Londoners also reciprocate this warmth towards the capital by expressing fairly similar levels of pride in less metropolitan English icons. 64% of Londoners told YouGov that Yorkshire pudding makes them proud to be English, compared to 67% across England, and 70% in the north. 79% of Londoners are proud of the Lake District (compared to 85% overall) and 89% of Londoners expressed pride in the countryside (compared to 92% across England). Londoners were marginally more likely to express pride in Shakespeare (92% versus 86% across England) and the English language (91% versus 89%) as sources of English pride.
*** What may be a bigger problem for the “planet London” theory is that, overall, the attitudes evidence suggests that inhabitants of “planet London” think fairly similarly about identity and nationality to people across England. As English, Scottish and Welsh respondents were asked about those national identities, most of these findings compare London attitudes with others in England, though all respondents were also asked questions about British identity and the British flag. 80% of London respondents associate the Union Jack with pride and patriotism, as do 80% of people across England (and 78% across Britain overall). The association of the Union Jack with democracy and tolerance resonated with 55% of Londoners, scoring between 53-55% across the north, midlands and south. Londoners (34%) were not more likely to associate the Union flag with modern, diverse Britain than the English overall (37%), with similar results in the north (34%) and the south (38%) and a mildly higher response in the Midlands (42%).
In this poll, Londoners did express a slightly stronger British and slightly weaker English identity than others in England. But the most popular answer “equally English and British” was the response of 43% in London, 44% in the north, 42% in the midlands and 44% in the South. 26% of Londoners gave priority to their English identity (compared to 37% overall), including 12% who said they were “English not British”, compared to 19% across England. Londoners were a little more likely to give priority to their British identity, with 19% of Londoners doing so, compared to 14% overall in England, partly reflecting the stronger priority given to Britishness given by non-white respondents. A similar proportion of Londoners (61%) expressed pride in the St George’s Flag as across England overall (61%), with the north trailing very slightly (58%) and the midlands marginally ahead (63%). Londoners were more likely to associate the flag of St George with racism and extremism (33%), compared to 24% across England as a whole, with this being a concern for 22% in the north, 23% in the midlands and 24% in the south outside London. On questions comparing the importance of ethnic or civic understandings of English identity, London attitudes were only mildly more “civic” than those elsewhere in England. A slim majority of Londoners did reject the idea it was important to have parents born in England to be English (by 43% to 51%) while a majority across England (56% to 41% said this was important). On this, Londoners gave a stronger “civic” belonging answer than Scots, where 52% of Scots said it was important to have Scottish-born parents to be Scottish, with 45% disagreeing. Scots were more likely to reject the importance of being white to national identity, with only 13% saying this was important. 21% of Londoners think it is important to be white to be English, along with 22% across England, with no large difference between the rest of the south (22%), the midlands (23%) or the north (24%), or between white (22%) and non-white (21%) respondents as to the proportion of respondents who gave an ethnic definition where being white mattered.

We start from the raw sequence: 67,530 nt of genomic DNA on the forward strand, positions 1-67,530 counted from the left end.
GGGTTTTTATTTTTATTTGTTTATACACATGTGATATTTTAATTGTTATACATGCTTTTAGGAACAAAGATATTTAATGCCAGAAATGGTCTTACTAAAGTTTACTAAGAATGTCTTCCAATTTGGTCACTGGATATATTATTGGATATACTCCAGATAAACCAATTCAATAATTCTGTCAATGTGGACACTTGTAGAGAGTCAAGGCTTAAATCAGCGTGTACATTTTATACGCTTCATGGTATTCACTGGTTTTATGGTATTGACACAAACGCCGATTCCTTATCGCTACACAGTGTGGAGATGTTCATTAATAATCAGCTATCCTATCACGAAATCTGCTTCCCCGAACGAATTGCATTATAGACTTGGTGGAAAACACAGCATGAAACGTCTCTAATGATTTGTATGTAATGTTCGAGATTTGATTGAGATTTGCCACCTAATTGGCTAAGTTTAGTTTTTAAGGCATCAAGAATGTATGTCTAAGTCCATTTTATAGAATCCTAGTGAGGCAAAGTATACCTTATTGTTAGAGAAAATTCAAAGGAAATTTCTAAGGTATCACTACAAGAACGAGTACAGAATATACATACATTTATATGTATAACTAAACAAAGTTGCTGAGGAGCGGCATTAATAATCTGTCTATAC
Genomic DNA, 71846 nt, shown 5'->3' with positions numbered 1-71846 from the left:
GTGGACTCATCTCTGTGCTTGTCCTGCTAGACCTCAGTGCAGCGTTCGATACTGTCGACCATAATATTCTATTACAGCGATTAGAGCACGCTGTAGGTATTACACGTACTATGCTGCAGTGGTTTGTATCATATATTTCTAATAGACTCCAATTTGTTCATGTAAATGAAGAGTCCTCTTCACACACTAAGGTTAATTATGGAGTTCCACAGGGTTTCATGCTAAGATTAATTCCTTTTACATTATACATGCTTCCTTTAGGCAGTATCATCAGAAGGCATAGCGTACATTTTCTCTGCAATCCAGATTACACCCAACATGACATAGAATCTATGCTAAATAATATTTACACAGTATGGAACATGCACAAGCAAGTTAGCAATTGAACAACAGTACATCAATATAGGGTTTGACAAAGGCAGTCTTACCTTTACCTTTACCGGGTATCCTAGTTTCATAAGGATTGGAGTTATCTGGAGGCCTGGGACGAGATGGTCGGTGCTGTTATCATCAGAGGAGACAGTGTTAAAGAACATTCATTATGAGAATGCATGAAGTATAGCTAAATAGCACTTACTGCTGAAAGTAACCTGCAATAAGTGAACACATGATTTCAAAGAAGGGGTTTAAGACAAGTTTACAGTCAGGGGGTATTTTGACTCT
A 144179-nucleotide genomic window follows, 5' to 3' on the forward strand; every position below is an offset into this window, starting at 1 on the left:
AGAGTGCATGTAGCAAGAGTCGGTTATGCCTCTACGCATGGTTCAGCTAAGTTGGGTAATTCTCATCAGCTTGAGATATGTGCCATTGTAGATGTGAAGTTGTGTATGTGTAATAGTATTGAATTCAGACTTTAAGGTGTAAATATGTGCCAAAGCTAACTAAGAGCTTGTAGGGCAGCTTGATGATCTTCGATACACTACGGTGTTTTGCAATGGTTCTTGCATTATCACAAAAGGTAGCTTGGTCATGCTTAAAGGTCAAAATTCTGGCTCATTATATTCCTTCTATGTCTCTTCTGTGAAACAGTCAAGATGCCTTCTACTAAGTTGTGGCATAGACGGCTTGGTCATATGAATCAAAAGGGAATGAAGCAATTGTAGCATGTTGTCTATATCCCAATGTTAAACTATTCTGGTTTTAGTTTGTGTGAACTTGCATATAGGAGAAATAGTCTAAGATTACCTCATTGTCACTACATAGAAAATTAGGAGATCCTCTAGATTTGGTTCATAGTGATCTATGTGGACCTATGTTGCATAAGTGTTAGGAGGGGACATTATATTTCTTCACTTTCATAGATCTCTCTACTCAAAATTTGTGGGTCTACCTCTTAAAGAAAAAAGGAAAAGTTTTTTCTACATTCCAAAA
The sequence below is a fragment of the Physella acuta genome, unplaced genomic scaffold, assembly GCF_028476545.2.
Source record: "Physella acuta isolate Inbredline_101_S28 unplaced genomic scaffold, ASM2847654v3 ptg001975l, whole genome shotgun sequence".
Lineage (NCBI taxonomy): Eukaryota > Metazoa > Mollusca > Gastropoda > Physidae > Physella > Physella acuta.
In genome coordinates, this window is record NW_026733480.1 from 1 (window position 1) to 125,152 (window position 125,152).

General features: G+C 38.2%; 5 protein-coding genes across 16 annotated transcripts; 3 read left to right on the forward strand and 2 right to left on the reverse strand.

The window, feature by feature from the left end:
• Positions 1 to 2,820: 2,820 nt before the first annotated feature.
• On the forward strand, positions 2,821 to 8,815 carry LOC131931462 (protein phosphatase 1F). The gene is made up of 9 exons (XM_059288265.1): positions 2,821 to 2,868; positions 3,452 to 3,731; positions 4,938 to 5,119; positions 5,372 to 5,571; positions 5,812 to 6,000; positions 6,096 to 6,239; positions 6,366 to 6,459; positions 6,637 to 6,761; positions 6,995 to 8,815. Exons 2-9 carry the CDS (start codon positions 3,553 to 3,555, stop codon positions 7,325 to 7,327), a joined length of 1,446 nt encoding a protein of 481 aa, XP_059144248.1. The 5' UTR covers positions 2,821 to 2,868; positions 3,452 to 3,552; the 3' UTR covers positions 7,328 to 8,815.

*** We may well hear more about “planet London” during the run-up to the 2012 Olympic Games in the capital. The “planet London” theory would suggest indifference across the regions and nations of Britain at the prospect of a London party. Yet British Future’s earlier State of the Nation poll, conducted by Ipsos-Mori, which asked respondents about whether the Olympics and the Jubilee would lift the national mood as we looked ahead to 2012 found something different. It found that the Olympic spirit was strongest of all in the west midlands, where 75% felt it would have a positive effect on the mood of the British public, a view shared by 64% across Britain, and 63% in the host city itself. Londoners, perhaps worrying about overcrowded tubes, were more likely to be curmudgeons – with 15% of Londoners joining 15% of Scots in saying the Olympics would be bad for the national mood, compared to 11% across Britain.
The polling found was more enthusiasm in the rest of England (66%) than in London, with slimmer majorities anticipating a positive mood boost in Wales (57%) and Scotland (50%). The good news is that the London Olympics won’t be taking place on a different planet after all. Local crowds greeting the procession of the torch around Britain may gradually be building shared ownership of the Games. When London welcomes the rest of the world to celebrate the Games, the rest of Britain may well consider itself invited.